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Can YouTube’s Promised Changes Fix the Monetization Problem?

One of the biggest, most pressing issues of the day is the gap between haves and have-nots, those who are considered the elite versus the rest of us. People seem more aware than ever of the different rules that apply to each group, or put more accurately, how rules apply to one group and not the other. And it seems that there are few areas in life that are immune to inequity.

In a letter to the YouTube community, YouTube CEO Susan Wojcicki offered her thoughts on the year recently past and her hopes for the future. In the blog post, she addresses the issue of monetization, identifying mistakes of the past year and citing future changes the platform aims to make to improve the monetization process, as well as noting the growth in the number of creators earning five or six figures and the number of channels with over a million subscribers.

While the promise of positive changes is all well and good, pointing to the mega-successes as a sign of improvement severely misses the mark for the overwhelming majority of YouTube creators. Instead of worrying about how many stars are pulling in big advertisers, YouTube should look to see how the average user is getting by with their channels, those with only a few hundred or a few thousand subscribers. In other words, the channels that live and die on the seemingly capricious changes that YouTube makes to its monetization programs.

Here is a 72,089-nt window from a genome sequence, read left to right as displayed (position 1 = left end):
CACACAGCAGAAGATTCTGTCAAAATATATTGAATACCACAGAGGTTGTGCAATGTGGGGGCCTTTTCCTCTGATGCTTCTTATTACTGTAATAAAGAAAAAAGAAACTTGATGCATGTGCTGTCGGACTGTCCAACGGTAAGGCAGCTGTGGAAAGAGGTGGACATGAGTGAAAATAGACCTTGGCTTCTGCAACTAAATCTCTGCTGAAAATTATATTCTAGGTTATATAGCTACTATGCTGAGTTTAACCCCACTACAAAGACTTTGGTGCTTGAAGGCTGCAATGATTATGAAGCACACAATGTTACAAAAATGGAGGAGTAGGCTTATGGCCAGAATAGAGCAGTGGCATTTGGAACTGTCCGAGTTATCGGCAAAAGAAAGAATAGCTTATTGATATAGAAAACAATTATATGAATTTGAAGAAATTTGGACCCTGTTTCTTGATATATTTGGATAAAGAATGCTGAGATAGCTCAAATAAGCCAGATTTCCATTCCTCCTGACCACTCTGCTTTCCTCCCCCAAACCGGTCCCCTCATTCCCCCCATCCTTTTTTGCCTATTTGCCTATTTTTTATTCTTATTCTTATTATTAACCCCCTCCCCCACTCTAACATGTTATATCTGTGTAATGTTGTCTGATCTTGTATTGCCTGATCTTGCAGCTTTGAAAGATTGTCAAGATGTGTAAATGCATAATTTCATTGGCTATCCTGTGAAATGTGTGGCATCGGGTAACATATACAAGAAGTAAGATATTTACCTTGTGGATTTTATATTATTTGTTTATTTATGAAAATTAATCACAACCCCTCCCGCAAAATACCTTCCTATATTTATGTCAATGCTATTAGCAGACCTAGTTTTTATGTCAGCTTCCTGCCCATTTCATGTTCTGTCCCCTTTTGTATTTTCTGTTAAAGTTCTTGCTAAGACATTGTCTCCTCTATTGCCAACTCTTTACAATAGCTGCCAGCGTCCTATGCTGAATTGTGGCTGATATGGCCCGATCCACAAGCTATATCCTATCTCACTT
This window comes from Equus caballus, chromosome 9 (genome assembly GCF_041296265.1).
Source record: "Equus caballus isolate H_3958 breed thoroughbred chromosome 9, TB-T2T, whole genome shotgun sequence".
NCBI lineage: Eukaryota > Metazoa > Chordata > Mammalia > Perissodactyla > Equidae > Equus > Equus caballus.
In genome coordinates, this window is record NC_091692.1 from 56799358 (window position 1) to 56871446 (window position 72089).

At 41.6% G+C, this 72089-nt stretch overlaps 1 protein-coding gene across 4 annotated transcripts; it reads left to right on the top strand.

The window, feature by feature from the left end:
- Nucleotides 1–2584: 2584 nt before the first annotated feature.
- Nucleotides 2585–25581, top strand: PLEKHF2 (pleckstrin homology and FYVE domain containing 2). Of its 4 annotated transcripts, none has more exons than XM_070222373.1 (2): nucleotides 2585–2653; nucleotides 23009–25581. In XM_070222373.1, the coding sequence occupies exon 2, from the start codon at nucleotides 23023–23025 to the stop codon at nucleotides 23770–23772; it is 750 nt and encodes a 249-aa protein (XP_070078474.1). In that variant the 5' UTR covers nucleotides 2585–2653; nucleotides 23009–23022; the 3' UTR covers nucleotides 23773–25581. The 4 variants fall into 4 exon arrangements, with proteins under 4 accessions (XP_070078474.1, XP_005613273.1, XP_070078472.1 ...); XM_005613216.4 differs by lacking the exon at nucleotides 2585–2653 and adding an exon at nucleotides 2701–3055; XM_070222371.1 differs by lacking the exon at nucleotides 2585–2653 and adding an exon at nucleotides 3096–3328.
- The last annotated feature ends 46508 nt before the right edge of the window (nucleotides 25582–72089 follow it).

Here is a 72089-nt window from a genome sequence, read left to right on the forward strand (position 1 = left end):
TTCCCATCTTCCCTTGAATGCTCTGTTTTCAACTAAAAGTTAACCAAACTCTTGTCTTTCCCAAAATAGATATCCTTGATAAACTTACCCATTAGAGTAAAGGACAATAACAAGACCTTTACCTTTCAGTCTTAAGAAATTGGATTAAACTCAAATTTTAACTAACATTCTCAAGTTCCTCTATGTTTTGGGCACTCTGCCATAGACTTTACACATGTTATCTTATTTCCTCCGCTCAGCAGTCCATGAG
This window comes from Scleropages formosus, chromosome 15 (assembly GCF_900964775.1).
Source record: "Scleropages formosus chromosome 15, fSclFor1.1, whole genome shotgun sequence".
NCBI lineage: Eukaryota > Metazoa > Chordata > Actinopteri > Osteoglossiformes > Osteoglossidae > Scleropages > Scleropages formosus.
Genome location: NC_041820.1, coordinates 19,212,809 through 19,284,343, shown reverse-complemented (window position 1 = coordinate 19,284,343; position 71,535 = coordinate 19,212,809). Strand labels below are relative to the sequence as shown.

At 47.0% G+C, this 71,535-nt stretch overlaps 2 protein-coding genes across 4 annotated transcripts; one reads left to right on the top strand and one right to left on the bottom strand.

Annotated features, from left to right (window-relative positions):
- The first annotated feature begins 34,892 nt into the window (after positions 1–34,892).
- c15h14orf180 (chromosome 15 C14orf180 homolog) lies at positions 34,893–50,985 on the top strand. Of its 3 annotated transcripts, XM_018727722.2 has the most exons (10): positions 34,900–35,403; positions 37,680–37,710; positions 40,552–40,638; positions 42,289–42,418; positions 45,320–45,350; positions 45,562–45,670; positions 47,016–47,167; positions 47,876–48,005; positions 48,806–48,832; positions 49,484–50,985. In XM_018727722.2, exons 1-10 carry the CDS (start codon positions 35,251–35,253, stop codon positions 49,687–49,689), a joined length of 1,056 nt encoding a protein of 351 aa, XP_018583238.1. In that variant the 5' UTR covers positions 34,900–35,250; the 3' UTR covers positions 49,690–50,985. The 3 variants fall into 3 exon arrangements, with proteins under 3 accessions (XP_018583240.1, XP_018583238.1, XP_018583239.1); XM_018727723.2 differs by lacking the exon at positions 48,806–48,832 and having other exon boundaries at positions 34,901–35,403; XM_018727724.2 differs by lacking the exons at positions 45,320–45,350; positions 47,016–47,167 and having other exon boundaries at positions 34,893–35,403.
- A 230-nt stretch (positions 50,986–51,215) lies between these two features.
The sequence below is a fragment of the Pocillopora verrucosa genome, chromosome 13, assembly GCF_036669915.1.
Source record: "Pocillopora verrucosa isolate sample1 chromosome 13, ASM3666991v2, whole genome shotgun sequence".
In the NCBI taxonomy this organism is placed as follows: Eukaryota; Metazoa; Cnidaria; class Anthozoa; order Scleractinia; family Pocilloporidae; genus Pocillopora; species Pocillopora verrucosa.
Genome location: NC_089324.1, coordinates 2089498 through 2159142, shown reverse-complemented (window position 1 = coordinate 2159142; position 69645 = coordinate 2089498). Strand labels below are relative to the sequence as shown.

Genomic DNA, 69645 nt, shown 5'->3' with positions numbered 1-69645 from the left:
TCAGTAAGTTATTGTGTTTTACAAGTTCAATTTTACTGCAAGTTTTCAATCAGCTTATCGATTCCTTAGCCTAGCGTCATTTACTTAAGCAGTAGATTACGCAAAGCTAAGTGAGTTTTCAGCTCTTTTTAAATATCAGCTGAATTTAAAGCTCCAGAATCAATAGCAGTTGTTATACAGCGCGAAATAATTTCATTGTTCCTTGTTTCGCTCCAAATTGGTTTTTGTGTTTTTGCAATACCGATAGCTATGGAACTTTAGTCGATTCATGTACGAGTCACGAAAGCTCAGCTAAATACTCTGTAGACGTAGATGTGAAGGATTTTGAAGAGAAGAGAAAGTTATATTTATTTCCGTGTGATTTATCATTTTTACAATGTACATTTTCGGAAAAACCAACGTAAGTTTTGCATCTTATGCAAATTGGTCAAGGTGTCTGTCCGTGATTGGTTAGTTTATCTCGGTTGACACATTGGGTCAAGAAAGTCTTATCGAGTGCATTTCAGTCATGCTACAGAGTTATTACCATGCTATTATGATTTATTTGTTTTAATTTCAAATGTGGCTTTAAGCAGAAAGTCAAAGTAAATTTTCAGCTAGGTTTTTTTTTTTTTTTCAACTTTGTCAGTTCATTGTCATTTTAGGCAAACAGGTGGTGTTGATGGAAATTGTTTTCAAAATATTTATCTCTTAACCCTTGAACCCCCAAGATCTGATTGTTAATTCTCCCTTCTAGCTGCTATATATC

What creators want is a fair system, one that offers the same terms and the same opportunity to creators with an army of fans and those with a small but devoted following. RightsLedger is giving creators that chance, allowing any and all to take part in its content ecosystem and derive rewards commensurate to their contribution. By uploading their content to RightsLedger, creators are entered into the daily rewards pool that distributes equitably based upon your contribution. And the RightsLedger marketplace allows creators the ability to compete on an even footing, allowing distributors to find and license the best content, not simply that of the most popular creators.

For those tired of enduring the endless difficulties of social media, there’s a chance to escape altogether, as RightsLedger is building its own social media channel. Users will be able to enjoy a 50% split of advertising dollars for sharing the same content they would otherwise, and without the concerns that traditional social media channels can pose.

Users need to take back control of their content, and RightsLedger is committed to helping them do just that.

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